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Daily Inspiration: Meet Ian Peterson

Today we’d like to introduce you to Ian Peterson.

Hi Ian, thanks for sharing your story with us. To start, maybe you can tell our readers some of your backstory.
I was (allegedly) a loud child. From birth until about three years old I did not stop screaming or crying, much to my parents’ dismay. At some point around then, my mother took my twin sister and me to an outdoor children’s theater performance. She discovered THAT was the mute button for the human air-raid siren she had been pushing everywhere in a stroller. From then on she started taking us to any outdoor theater she could find. From professional Shakespeare in the Park to 14-year-olds putting on “101 Dalmatians”, I was always captivated.

The moment I wanted to become an actor was at one of these performances, a children’s theater production of a popular children’s story. There were around five kids on stage playing sheep. After the scene was over the sheep walked off stage, disappeared into the wings of the theater, and never came back. I turned to my mom, “Where did the sheep go?” I was enthralled by the magic trick of it all. I needed to get on that stage.

When I was finally old enough to audition for my first play at seven years old, I was jumping up and down when I learned I was on the cast list of The Wizard of Oz as a Munchkin in the Ensemble. From then on I was doing at least three plays a year (often more) and I haven’t stopped performing since.

A year later I was playing around with the family’s digital camcorder. I made stop motion movies with my toys, doing all the voices myself, editing on a primitive version of iMovie on my Mom’s computer. By 4th grade, I was watching tutorials on YouTube for how to recreate Lightsabers and clone myself so I could be my own scene partner in my videos.

In school, I quickly became the kid that made a video for every project possible. By my senior year of high school, I realized the constant variable in my life is I always want to be in front of people or a camera. I was always performing. My parents let me try so many different things throughout my childhood (Thanks Mom and Dad!) but it was acting that stuck and never went away.

So when deciding what to do for college, acting school was really the only thing I wanted to pursue. Now I’m very fortunate that I get to work in the Los Angeles Film Industry both in front and behind the camera, and I love it more than anything.

Alright, so let’s dig a little deeper into the story – has it been an easy path overall and if not, what were the challenges you’ve had to overcome?
I will always be the first to point out my privilege. I am extremely lucky that I’ve been able to do what I love for practically my entire life. When I left CalArts the pandemic was raging so finding work in LA at first was tough, but I’m slowly finding my place in the industry. It’s definitely not a smooth road though. I have to eat rejection for breakfast every day, otherwise, I’ll starve. I basically have no social life whatsoever, I’m a complete workaholic, but I love my work so I don’t realize the long hours until others bring it up. Auditioning is really my main job, acting is the perk. That can be tough when you don’t hear back on a majority of the projects you audition for, but it’s all worth it when you get on set. Of course, balancing income sources and scheduling is always tricky, but I love the freelance lifestyle. I can’t see myself trading it for a 9-5 anytime soon.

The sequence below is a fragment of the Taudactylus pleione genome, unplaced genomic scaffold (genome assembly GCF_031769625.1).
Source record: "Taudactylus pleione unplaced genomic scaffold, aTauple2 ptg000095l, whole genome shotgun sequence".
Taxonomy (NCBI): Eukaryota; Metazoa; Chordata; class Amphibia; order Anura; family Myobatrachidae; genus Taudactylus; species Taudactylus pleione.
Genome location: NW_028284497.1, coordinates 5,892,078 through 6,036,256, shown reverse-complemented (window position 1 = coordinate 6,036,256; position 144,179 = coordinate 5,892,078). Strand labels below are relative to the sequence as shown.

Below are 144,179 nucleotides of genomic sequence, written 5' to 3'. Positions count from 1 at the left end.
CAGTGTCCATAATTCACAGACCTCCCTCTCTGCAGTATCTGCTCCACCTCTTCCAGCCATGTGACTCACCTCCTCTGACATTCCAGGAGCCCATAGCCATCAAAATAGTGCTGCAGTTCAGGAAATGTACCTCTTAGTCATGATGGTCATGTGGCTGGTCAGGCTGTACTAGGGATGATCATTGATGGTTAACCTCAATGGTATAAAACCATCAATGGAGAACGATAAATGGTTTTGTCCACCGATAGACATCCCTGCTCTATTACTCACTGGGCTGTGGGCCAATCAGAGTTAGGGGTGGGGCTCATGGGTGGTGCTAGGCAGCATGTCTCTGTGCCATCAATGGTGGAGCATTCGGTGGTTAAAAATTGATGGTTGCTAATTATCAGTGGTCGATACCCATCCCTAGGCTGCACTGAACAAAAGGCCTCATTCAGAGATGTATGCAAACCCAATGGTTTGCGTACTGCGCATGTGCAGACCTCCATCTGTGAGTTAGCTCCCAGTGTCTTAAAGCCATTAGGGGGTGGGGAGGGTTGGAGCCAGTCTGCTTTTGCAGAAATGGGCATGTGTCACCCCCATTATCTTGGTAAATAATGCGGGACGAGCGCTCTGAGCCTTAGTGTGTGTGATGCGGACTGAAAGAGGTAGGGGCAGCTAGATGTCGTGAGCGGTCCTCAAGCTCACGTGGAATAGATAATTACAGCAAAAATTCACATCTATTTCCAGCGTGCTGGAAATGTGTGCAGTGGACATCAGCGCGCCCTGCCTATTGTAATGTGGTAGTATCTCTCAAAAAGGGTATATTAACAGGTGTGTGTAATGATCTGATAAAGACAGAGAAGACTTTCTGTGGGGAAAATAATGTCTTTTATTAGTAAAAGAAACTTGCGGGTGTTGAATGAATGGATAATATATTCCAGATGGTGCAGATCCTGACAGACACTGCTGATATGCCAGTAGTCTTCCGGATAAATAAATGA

As you know, we’re big fans of you and your work. For our readers who might not be as familiar what can you tell them about what you do?
After CalArts, I had a really strong education in acting for theater. But, I’ve always known I wanted to work in film. So, I needed a reel. I spent my first year in Los Angeles making a short film or sketch every single week for that whole year. I was balancing a day job, auditions, working on set, and making my Friday deadlines for the weekly videos. It was exhausting but one of the most rewarding things I’ve ever done.

Most of the videos are terrible, but a couple are fine. You can find all 52 on my YouTube channel if you search for “Ian Peterson” or go to Now I’m focusing on working as much as I can in narrative film as an actor, director, cinematographer, and editor. I still make comedy sketches once a month now and I’m always looking for new collaborators. I’m used to doing everything myself but as I’ve gotten to work in the industry more, I’ve learned collaboration is really what elevates projects. It takes a village!

Do you have any advice for those just starting out?
Take anything I say with a grain of salt, I’m still figuring this all out. I’d say be curious, learn everything you can, and do as much as you can. One of the directors I’ve worked with once said:

“Once we start down the path to make art, we can’t say ‘no!’ only ‘how?”

Contact Info:

Image Credits
Ian Peterson Graham Skinner Scott Larson

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